A recent article in the “Washingtonian” touted that Travel Agents are Back in High Demand.
And I applaud the author for turning away from her do-it-yourself mentality of usually booking holidays online by herself!
But – there’s a little more to be uncovered.
It’s not that travel “agents” are back in high demand. Rather, it’s that the author discovered who travel consultants (or, as I call them, travel advisors) are. She discovered the value in the work a travel advisor does. And she discovered how using a travel advisor is much better than her booking her own trip online, with her acting as her own travel agent.
Travel Advisors are back in high demand – mostly because the author learned the difference between a travel agent, and a travel advisor!
The author noted that she was sick of sorting through the online water hose spray of information. She needed help.
“I had spent hours online looking for a tropical resort worthy of a special birthday. While review sites such as TripAdvisor can be great tools, they also can be confounding when the same resort earns both five-star raves and one-star rants. Which do you trust?” She said she finally called a travel consultant (even then, she didn’t hire an “agent.”)
With her consultant (or advisor) she learned the following:
- I had expected that a travel agent could save me time, but I hadn’t anticipated that he’d also save me money.
- Some of the benefits of travel agents are obvious: They save you time, and because they travel so much themselves, they have—literally—a world of experience.
- …in the past few years, the avalanche of information online has caused more consumers to look for a personal travel guide.
- Most agents now charge clients a fee that varies depending on the trip’s complexity… Even with an agent’s fee, a trip may cost you the same as—or less than—you would have paid on your own…..Those who specialize in higher-end travel typically call themselves travel consultants.
- Because of the relationships they build and the larger travel consortiums they’re sometimes part of—such as the exclusive …Virtuoso organization—agents often can pass along perks such as spa credits, complimentary airport transfers, prepaid gratuities, and free nights.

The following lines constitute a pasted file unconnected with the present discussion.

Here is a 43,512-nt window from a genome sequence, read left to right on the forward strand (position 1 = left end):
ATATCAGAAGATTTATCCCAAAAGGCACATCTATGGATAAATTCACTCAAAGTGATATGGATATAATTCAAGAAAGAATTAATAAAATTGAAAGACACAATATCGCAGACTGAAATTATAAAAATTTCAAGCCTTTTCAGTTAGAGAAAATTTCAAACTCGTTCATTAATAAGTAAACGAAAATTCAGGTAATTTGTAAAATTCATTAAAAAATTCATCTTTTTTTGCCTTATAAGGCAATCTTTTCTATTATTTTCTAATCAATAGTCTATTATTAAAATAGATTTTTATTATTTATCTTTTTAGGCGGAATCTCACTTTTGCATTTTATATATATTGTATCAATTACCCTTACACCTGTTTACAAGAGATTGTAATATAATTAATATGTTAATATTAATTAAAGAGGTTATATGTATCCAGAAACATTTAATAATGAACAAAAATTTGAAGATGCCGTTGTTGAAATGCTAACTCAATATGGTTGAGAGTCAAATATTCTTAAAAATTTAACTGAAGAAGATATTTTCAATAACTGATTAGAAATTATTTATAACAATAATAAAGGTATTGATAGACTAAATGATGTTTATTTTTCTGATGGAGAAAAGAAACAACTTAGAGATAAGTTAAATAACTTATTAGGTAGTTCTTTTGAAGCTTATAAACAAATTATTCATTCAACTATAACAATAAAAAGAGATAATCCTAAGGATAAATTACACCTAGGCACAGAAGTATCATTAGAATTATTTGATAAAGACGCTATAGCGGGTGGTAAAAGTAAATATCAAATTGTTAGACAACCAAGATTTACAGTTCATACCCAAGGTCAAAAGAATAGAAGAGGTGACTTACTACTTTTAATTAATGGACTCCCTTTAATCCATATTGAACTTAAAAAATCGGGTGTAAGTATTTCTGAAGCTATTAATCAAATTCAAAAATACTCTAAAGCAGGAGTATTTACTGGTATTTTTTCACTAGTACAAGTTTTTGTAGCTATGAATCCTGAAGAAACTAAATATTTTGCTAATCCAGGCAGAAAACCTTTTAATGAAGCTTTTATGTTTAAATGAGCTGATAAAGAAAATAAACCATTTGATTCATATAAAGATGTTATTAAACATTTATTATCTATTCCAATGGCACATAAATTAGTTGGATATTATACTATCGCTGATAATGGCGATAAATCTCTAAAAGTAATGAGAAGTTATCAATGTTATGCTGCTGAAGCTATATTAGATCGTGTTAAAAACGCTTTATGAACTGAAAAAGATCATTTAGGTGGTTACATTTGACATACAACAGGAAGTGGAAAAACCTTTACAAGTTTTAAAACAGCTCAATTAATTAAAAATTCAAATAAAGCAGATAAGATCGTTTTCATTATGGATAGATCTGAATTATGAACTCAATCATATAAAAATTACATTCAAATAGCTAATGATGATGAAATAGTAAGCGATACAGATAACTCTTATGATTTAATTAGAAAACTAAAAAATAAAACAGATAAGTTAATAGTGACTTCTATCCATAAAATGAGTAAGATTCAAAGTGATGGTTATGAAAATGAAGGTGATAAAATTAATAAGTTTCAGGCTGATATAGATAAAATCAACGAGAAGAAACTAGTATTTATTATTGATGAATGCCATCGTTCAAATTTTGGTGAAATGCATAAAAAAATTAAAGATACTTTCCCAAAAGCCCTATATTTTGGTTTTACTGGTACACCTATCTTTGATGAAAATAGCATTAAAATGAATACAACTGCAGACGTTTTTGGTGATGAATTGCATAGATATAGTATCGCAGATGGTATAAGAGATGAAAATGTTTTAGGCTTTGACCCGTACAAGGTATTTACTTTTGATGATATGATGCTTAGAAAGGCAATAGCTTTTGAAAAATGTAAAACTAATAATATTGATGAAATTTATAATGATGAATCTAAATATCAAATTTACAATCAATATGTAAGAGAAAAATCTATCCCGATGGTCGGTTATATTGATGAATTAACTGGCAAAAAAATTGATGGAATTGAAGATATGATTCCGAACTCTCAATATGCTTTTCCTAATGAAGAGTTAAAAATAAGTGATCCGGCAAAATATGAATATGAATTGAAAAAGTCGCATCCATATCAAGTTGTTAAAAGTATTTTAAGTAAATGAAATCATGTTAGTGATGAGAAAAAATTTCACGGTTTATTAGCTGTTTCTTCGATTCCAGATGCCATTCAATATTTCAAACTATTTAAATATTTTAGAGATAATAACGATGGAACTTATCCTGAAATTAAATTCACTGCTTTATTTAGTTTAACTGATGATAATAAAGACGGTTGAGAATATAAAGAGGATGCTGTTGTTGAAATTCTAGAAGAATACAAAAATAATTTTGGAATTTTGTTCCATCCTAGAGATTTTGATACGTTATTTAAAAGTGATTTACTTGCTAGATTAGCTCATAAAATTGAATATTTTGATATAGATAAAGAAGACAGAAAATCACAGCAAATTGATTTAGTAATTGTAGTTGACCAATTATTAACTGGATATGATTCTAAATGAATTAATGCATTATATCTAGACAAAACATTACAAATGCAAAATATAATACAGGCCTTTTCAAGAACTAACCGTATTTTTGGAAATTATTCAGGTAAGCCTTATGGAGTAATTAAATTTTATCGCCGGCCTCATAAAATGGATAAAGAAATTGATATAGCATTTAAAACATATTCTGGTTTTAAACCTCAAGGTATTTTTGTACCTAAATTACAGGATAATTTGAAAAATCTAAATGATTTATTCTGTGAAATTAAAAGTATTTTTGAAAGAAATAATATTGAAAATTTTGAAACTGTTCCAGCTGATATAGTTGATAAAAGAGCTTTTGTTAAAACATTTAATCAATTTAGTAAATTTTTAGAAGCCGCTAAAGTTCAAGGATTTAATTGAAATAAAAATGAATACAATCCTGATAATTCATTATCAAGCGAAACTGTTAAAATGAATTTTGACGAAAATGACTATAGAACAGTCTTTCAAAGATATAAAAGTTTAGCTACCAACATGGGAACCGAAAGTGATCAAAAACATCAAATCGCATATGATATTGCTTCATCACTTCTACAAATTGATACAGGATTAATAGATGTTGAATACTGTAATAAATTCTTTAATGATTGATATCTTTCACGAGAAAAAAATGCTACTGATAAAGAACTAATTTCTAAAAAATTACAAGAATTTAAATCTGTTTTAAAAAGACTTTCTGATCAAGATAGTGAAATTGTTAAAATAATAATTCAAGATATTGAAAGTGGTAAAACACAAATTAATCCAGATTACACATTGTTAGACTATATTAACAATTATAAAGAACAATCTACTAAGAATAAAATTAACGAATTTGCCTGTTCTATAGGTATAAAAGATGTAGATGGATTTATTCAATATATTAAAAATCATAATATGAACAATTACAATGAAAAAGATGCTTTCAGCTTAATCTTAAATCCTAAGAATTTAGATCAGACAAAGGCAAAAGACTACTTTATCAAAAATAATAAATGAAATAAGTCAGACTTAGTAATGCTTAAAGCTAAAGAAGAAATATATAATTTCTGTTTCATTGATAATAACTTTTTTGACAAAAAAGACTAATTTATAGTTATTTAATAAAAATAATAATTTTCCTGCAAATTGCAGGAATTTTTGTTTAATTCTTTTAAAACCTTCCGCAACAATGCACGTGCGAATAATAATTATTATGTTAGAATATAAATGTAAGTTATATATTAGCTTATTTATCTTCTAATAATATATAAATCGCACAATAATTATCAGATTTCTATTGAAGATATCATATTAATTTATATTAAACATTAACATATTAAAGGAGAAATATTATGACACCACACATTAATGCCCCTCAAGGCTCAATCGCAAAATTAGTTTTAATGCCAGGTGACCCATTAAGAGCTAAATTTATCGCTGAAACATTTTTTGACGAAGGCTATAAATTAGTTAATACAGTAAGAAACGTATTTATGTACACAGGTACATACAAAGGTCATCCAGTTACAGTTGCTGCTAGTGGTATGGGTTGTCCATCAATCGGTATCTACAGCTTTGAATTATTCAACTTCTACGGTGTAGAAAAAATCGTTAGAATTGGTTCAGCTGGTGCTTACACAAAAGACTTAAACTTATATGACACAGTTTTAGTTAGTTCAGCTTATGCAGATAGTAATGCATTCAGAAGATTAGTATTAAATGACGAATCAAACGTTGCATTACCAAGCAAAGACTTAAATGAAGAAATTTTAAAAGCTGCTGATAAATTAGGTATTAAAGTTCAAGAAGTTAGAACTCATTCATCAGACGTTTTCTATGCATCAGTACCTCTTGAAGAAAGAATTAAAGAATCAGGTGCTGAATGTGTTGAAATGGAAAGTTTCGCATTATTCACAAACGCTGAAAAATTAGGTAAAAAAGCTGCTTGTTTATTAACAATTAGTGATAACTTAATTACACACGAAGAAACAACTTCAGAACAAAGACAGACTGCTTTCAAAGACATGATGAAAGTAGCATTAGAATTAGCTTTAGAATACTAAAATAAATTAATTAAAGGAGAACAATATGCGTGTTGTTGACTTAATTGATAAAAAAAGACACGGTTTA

So, while I applaud the author on her article, and her successful use of a travel consultant – she hadn’t hired a travel agent to help her.
She’d hired an advisor.
Agents represent suppliers.
Agents transact sales.
Agents focus on volume.
Agents (it might be argued) are replaceable – they do the same click and purchase you might do on your computer with sites such as expedia, etc.
That’s not true about advisors.
Advisors represent clients.
Advisors build relationships.
Advisors arrange holidays based on their knowledge of an individual client, and determine what will be the best fit for their client’s circumstances.
Advisors have education, experience, and, most importantly, relationships with hoteliers, cruiselines, and destination management specialists that you do not.
You are not a reservation number when you book with a travel advisor, you are a VIP. As your travel advisor, I always do my best to pull on all of my education, experience, and powerful connections and relationships into play to VIP clients on holiday. I am a Virtuoso travel advisor. I negotiate special amenities on your behalf, and find travel experiences that you cannot “google.”
Good travel advisors have always been in high demand. It’s just now, many are realizing that it’s time they stopped trying to be their own travel agent.
So if you’re booking a $50 flight, or need a “Motel 6,” go ahead – be your own travel agent. Book online.
But if you’re planning a holiday, and are holding your family’s vacation memories in your hand, work with a travel advisor.